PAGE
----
(transitive, and, intransitive) To persuade someone to do something which they are reluctant to do, especially by flattery or promises; to coax.
* 1722 , , Moll Flanders , ch. 12:
* 1820 , , The Abbot , ch. 27:
- Then he cajoled with his brother, and persuaded him what service he had done him.
* 1894 , , Only An Irish Boy , ch. 19:
- If you are cajoled by the cunning arguments of a trumpeter of heresy, or the praises of a puritanic old woman, is not that womanish?
* 1898 , , The Battle Of The Strong , ch. 37:
- He had tried bullying, and without success. He would try cajoling and temptation.
* 1917 , , King Coal , ch. 8:
- [W]ith eloquent arts he had cajoled a young girl into a secret marriage.
* 2010 August 4, Michael Scherer, "
- Schulman, general manager of the "G. F. C.," had been sending out messengers to hunt for him, and finally had got him in his office, arguing and pleading, cajoling and denouncing him by turns.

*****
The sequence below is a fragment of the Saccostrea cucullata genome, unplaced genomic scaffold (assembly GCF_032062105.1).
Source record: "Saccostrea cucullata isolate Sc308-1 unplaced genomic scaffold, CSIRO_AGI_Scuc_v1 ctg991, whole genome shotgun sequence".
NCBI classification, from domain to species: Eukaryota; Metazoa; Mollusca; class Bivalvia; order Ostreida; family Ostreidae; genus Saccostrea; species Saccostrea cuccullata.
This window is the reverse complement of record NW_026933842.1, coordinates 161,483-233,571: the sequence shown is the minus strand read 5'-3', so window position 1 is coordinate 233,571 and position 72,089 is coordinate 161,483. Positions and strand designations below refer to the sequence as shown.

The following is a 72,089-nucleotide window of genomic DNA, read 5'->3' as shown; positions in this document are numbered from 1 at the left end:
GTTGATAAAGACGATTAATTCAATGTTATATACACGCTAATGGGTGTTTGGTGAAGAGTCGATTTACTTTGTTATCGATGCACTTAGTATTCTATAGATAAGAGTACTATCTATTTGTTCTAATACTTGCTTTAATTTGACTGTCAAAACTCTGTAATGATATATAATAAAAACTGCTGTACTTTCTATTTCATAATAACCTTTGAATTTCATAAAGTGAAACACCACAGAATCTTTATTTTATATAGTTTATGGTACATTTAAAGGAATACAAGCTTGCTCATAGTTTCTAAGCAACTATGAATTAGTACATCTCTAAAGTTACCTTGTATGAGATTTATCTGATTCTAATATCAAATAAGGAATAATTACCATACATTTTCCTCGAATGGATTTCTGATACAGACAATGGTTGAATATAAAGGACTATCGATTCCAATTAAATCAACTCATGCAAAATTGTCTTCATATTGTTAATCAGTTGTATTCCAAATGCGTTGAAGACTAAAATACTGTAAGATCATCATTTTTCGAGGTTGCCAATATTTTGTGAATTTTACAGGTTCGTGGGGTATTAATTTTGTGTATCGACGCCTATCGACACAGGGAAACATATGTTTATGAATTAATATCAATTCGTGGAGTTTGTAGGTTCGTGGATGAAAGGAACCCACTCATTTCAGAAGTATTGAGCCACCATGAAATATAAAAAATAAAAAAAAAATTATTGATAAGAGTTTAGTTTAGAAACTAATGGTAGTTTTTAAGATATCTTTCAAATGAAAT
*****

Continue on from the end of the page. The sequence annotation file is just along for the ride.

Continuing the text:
NonSTARTer? Obama's Troubled Nuclear Treaty," Time :
- For weeks, the White House, the Pentagon and Senate Democrats have been working overtime to cajole , convince and placate Republicans.
* entice, inveigle, wheedle
A short heavy club with a rounded head used as a weapon.
* 1883 , (Howard Pyle), (The Merry Adventures of Robin Hood)
- The guard hefted his cudgel menacingly and looked at the inmates. The threat to swing glinted in his eye.
- Then they had bouts of wrestling and of cudgel play, so that every day they gained in skill and strength.
- He getteth him a grievous crabtree cudgel and falls to rating of them as if they were dogs.
To strike with a cudgel.
- The officer was violently cudgeled down in the midst of the rioters, with his own beatstick no less.
To exercise (one's wits or brains).
- I would cudgel him like a dog if he would say so.